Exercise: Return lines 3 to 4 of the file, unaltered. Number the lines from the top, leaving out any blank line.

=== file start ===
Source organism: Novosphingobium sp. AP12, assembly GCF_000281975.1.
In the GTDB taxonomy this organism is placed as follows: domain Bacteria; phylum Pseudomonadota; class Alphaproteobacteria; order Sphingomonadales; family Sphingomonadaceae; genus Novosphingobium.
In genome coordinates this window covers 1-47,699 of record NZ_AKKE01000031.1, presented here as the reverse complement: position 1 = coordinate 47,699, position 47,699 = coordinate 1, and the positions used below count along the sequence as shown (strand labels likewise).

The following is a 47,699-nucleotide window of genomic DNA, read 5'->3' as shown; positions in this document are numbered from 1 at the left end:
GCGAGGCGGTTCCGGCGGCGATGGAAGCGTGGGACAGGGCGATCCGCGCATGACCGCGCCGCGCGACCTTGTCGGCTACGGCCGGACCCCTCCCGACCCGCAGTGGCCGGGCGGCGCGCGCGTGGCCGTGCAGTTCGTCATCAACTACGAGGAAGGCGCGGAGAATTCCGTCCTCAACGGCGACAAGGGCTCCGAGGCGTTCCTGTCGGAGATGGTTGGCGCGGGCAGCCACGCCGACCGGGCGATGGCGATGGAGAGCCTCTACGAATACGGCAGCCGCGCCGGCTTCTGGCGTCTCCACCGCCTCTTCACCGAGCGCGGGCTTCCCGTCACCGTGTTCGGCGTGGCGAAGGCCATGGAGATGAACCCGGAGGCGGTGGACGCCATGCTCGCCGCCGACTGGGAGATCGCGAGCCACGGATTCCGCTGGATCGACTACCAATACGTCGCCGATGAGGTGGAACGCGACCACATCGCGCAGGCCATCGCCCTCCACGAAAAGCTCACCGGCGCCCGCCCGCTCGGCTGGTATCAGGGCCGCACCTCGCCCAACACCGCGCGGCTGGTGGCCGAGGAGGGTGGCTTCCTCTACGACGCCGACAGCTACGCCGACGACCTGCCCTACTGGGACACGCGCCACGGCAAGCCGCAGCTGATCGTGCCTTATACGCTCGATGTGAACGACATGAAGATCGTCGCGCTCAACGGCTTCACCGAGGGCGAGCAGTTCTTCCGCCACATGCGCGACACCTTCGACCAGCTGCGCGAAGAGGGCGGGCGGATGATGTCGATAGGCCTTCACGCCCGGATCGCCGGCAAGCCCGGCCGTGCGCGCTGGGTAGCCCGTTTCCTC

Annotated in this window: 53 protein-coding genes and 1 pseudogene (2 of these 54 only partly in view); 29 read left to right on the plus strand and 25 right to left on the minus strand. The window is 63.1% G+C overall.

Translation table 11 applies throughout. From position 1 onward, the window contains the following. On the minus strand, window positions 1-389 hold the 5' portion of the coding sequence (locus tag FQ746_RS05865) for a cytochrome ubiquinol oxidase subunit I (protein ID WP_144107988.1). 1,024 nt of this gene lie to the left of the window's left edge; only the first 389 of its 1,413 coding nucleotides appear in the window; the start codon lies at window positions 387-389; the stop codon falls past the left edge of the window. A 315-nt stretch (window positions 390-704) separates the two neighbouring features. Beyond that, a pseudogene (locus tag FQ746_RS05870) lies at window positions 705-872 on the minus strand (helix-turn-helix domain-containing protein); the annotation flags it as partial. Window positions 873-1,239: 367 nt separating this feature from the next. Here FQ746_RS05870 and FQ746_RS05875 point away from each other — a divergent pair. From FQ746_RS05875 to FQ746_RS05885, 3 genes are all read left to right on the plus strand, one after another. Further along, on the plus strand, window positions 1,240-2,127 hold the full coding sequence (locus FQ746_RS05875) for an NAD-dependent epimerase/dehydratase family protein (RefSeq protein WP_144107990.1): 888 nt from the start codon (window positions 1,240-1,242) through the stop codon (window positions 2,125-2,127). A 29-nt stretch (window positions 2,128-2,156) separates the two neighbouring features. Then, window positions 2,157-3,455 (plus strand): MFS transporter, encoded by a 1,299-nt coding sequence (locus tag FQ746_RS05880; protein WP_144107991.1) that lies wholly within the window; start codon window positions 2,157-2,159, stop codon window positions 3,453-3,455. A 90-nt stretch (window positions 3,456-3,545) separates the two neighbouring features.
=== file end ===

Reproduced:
In genome coordinates this window covers 1-47,699 of record NZ_AKKE01000031.1, presented here as the reverse complement: position 1 = coordinate 47,699, position 47,699 = coordinate 1, and the positions used below count along the sequence as shown (strand labels likewise).

The following is a 47,699-nucleotide window of genomic DNA, read 5'->3' as shown; positions in this document are numbered from 1 at the left end: